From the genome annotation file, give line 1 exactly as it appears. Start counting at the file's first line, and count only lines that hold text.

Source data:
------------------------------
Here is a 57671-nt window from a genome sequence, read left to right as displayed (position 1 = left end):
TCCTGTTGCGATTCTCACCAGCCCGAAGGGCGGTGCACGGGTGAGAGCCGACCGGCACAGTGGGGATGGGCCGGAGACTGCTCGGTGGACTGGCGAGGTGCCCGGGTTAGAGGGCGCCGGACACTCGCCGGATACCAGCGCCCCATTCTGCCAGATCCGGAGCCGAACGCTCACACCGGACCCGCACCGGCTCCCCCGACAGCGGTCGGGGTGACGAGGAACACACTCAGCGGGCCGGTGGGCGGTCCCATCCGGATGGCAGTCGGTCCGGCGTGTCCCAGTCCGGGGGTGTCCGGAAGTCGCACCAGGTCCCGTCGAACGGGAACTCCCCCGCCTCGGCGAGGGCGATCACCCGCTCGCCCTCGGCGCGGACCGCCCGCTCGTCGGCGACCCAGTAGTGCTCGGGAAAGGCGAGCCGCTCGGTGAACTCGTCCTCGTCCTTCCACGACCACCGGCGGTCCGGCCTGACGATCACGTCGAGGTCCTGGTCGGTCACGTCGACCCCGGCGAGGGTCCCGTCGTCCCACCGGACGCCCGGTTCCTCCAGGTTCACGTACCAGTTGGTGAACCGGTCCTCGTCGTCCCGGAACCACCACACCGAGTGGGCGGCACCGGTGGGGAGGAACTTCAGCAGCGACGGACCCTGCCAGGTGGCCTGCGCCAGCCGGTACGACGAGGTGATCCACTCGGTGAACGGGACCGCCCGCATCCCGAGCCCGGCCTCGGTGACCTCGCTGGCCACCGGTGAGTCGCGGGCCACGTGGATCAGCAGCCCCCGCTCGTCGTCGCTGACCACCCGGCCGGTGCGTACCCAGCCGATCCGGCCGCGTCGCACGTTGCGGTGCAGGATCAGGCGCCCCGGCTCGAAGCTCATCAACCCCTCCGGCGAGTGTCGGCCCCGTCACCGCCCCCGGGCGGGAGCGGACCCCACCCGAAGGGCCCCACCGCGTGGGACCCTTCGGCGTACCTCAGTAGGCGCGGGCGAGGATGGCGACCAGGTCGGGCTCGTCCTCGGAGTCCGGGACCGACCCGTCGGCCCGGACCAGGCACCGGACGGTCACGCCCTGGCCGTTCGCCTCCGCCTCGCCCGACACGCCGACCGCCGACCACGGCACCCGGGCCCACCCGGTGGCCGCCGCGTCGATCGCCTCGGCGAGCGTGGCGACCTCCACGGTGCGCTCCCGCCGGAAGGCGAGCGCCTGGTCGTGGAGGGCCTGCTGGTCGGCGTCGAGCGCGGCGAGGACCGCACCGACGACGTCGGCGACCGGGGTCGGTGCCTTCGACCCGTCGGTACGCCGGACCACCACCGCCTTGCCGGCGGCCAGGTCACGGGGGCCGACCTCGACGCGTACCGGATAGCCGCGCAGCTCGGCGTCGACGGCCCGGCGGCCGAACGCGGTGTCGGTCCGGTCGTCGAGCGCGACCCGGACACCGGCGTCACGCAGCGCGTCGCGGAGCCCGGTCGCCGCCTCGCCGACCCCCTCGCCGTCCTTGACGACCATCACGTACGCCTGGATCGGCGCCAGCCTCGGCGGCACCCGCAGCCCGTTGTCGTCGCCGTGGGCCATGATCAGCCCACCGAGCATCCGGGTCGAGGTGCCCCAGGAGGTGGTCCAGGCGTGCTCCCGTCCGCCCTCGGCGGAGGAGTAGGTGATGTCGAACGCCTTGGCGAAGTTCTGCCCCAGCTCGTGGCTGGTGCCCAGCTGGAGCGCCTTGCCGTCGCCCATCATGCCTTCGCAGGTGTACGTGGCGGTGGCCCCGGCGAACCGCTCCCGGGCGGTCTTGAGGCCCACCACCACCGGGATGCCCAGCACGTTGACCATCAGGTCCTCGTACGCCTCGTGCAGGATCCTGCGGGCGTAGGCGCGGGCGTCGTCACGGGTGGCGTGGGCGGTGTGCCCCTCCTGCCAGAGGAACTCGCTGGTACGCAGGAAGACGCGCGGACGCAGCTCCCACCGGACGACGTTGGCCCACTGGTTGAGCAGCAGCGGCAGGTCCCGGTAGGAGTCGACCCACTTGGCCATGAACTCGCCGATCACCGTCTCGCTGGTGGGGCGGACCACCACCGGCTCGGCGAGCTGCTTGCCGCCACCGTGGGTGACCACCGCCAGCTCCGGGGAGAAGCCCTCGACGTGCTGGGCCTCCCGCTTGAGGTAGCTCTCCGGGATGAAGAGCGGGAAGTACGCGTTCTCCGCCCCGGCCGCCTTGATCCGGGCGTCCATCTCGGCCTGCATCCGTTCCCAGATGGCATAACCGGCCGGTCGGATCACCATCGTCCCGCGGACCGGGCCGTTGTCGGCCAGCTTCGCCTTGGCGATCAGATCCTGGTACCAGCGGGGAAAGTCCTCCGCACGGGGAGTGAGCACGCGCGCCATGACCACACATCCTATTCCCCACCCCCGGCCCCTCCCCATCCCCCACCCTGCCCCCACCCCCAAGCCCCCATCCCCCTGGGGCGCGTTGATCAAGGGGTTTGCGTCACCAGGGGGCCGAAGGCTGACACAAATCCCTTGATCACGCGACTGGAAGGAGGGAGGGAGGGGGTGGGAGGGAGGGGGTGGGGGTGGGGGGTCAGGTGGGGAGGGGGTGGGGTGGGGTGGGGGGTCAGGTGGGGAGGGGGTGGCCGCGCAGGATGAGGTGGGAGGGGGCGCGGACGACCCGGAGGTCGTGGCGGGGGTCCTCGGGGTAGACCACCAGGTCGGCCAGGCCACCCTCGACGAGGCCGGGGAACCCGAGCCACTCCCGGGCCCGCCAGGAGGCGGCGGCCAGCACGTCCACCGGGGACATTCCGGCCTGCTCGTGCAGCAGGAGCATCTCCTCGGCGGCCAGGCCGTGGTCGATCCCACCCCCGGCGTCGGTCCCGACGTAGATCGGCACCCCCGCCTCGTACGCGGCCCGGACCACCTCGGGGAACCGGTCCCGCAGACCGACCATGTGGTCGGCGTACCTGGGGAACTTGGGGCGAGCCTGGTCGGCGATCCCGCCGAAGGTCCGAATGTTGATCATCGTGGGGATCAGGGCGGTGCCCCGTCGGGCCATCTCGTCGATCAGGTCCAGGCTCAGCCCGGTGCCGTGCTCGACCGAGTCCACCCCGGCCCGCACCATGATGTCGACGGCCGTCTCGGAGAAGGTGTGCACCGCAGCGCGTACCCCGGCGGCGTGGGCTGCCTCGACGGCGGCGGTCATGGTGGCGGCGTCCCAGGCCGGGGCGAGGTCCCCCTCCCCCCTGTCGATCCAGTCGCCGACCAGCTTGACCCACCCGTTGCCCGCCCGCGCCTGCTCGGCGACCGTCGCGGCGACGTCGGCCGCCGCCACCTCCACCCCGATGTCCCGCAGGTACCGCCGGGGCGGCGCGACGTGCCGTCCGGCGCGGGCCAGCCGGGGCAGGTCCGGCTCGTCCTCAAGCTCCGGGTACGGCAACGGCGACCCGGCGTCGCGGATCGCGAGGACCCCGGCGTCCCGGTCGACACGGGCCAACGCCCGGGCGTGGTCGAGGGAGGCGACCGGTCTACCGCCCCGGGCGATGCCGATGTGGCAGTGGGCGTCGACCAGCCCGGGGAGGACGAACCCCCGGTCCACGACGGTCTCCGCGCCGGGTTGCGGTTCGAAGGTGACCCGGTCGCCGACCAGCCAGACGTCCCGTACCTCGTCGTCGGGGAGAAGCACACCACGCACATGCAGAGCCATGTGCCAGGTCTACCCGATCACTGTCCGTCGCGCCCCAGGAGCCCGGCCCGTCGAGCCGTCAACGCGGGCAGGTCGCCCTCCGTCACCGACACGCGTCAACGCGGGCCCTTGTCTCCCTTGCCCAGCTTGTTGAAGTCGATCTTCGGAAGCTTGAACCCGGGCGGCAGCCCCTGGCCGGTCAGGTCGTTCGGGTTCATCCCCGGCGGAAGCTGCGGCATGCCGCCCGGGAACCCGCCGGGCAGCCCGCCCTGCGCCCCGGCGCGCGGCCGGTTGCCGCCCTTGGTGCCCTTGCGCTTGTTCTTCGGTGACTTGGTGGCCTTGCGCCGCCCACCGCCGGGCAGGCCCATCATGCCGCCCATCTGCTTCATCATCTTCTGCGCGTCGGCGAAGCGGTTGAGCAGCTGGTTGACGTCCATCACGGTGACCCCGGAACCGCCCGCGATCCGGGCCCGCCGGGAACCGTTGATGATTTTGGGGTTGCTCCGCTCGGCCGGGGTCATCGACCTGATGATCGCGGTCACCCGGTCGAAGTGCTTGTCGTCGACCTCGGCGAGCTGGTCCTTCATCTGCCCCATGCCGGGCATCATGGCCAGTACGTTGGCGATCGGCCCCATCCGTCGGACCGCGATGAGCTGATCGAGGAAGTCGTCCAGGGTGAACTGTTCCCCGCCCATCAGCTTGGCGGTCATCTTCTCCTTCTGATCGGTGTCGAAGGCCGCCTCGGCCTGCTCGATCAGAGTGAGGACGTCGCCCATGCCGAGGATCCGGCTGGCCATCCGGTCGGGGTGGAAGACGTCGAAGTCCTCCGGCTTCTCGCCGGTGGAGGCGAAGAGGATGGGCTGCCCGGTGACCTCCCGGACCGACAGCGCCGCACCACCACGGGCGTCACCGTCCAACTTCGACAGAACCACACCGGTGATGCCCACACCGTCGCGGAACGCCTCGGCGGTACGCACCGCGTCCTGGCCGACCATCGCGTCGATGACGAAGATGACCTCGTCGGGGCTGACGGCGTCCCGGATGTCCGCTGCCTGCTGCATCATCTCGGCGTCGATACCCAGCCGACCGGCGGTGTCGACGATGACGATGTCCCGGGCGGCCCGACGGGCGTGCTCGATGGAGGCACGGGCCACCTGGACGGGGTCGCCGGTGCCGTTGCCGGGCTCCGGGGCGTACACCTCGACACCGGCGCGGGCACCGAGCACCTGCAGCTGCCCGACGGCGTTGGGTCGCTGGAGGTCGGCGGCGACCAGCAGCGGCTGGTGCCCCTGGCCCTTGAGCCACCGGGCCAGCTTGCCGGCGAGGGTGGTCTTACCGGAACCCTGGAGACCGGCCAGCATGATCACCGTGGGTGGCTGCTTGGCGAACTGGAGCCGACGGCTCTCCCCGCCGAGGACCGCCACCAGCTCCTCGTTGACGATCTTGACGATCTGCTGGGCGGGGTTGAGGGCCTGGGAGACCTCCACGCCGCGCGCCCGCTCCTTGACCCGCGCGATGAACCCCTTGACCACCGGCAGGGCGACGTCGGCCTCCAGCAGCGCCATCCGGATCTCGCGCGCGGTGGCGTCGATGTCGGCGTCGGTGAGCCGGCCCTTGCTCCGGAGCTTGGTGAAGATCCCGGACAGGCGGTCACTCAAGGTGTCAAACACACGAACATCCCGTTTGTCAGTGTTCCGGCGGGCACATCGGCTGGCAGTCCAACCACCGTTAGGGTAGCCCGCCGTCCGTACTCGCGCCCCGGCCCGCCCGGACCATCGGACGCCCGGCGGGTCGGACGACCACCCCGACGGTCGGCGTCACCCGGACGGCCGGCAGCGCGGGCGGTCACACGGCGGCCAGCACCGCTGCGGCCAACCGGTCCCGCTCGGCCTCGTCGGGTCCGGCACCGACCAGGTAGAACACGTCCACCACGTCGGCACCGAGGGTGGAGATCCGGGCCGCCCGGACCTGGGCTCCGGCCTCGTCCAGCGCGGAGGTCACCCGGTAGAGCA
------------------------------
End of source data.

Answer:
Here is a 57671-nt window from a genome sequence, read left to right as displayed (position 1 = left end):